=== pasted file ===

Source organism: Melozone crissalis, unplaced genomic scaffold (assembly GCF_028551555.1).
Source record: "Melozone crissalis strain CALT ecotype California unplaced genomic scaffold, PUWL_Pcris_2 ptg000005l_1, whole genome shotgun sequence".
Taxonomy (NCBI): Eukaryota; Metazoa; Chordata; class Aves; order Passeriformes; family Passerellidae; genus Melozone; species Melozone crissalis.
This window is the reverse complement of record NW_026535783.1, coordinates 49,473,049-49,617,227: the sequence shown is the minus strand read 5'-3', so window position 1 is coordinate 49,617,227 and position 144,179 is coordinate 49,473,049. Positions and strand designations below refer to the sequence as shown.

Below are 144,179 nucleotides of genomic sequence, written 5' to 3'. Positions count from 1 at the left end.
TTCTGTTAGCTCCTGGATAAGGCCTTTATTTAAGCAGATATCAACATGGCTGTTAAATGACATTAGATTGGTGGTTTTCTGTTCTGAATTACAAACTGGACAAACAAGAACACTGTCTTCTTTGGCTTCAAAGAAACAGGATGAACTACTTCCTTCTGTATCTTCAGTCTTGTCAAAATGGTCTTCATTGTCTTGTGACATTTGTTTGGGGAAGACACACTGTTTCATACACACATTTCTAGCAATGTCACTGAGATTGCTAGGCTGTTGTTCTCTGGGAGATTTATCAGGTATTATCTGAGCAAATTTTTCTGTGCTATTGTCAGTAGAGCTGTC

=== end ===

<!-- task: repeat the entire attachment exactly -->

Source organism: Melozone crissalis, unplaced genomic scaffold (assembly GCF_028551555.1).
Source record: "Melozone crissalis strain CALT ecotype California unplaced genomic scaffold, PUWL_Pcris_2 ptg000005l_1, whole genome shotgun sequence".
Taxonomy (NCBI): Eukaryota; Metazoa; Chordata; class Aves; order Passeriformes; family Passerellidae; genus Melozone; species Melozone crissalis.
This window is the reverse complement of record NW_026535783.1, coordinates 49,473,049-49,617,227: the sequence shown is the minus strand read 5'-3', so window position 1 is coordinate 49,617,227 and position 144,179 is coordinate 49,473,049. Positions and strand designations below refer to the sequence as shown.

Below are 144,179 nucleotides of genomic sequence, written 5' to 3'. Positions count from 1 at the left end.
TTCTGTTAGCTCCTGGATAAGGCCTTTATTTAAGCAGATATCAACATGGCTGTTAAATGACATTAGATTGGTGGTTTTCTGTTCTGAATTACAAACTGGACAAACAAGAACACTGTCTTCTTTGGCTTCAAAGAAACAGGATGAACTACTTCCTTCTGTATCTTCAGTCTTGTCAAAATGGTCTTCATTGTCTTGTGACATTTGTTTGGGGAAGACACACTGTTTCATACACACATTTCTAGCAATGTCACTGAGATTGCTAGGCTGTTGTTCTCTGGGAGATTTATCAGGTATTATCTGAGCAAATTTTTCTGTGCTATTGTCAGTAGAGCTGTC